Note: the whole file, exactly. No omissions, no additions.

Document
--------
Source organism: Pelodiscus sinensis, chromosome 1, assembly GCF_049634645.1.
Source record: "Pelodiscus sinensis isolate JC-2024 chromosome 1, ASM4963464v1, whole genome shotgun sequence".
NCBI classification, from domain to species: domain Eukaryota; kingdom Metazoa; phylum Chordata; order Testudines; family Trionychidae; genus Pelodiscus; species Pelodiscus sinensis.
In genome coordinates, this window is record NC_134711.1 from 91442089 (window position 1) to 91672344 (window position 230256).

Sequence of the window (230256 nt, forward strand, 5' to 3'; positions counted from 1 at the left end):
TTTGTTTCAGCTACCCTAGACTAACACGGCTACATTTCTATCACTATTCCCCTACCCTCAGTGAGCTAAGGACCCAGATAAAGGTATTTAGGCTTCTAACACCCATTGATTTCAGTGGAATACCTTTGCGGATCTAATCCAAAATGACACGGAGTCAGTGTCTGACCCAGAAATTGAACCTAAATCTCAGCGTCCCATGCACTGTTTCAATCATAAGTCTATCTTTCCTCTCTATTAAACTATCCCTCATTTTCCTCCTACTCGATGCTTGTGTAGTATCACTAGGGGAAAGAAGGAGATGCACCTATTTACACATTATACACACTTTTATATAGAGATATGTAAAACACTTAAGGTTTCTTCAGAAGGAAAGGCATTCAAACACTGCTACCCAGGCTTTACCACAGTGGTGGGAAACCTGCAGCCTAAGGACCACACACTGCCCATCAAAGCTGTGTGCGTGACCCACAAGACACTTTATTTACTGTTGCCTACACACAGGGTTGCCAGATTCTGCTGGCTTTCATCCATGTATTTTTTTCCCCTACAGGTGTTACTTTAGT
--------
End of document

Source organism: Pelodiscus sinensis, chromosome 1, assembly GCF_049634645.1.
Source record: "Pelodiscus sinensis isolate JC-2024 chromosome 1, ASM4963464v1, whole genome shotgun sequence".
NCBI classification, from domain to species: domain Eukaryota; kingdom Metazoa; phylum Chordata; order Testudines; family Trionychidae; genus Pelodiscus; species Pelodiscus sinensis.
In genome coordinates, this window is record NC_134711.1 from 91442089 (window position 1) to 91672344 (window position 230256).

Sequence of the window (230256 nt, forward strand, 5' to 3'; positions counted from 1 at the left end):
TTTGTTTCAGCTACCCTAGACTAACACGGCTACATTTCTATCACTATTCCCCTACCCTCAGTGAGCTAAGGACCCAGATAAAGGTATTTAGGCTTCTAACACCCATTGATTTCAGTGGAATACCTTTGCGGATCTAATCCAAAATGACACGGAGTCAGTGTCTGACCCAGAAATTGAACCTAAATCTCAGCGTCCCATGCACTGTTTCAATCATAAGTCTATCTTTCCTCTCTATTAAACTATCCCTCATTTTCCTCCTACTCGATGCTTGTGTAGTATCACTAGGGGAAAGAAGGAGATGCACCTATTTACACATTATACACACTTTTATATAGAGATATGTAAAACACTTAAGGTTTCTTCAGAAGGAAAGGCATTCAAACACTGCTACCCAGGCTTTACCACAGTGGTGGGAAACCTGCAGCCTAAGGACCACACACTGCCCATCAAAGCTGTGTGCGTGACCCACAAGACACTTTATTTACTGTTGCCTACACACAGGGTTGCCAGATTCTGCTGGCTTTCATCCATGTATTTTTTTCCCCTACAGGTGTTACTTTAGT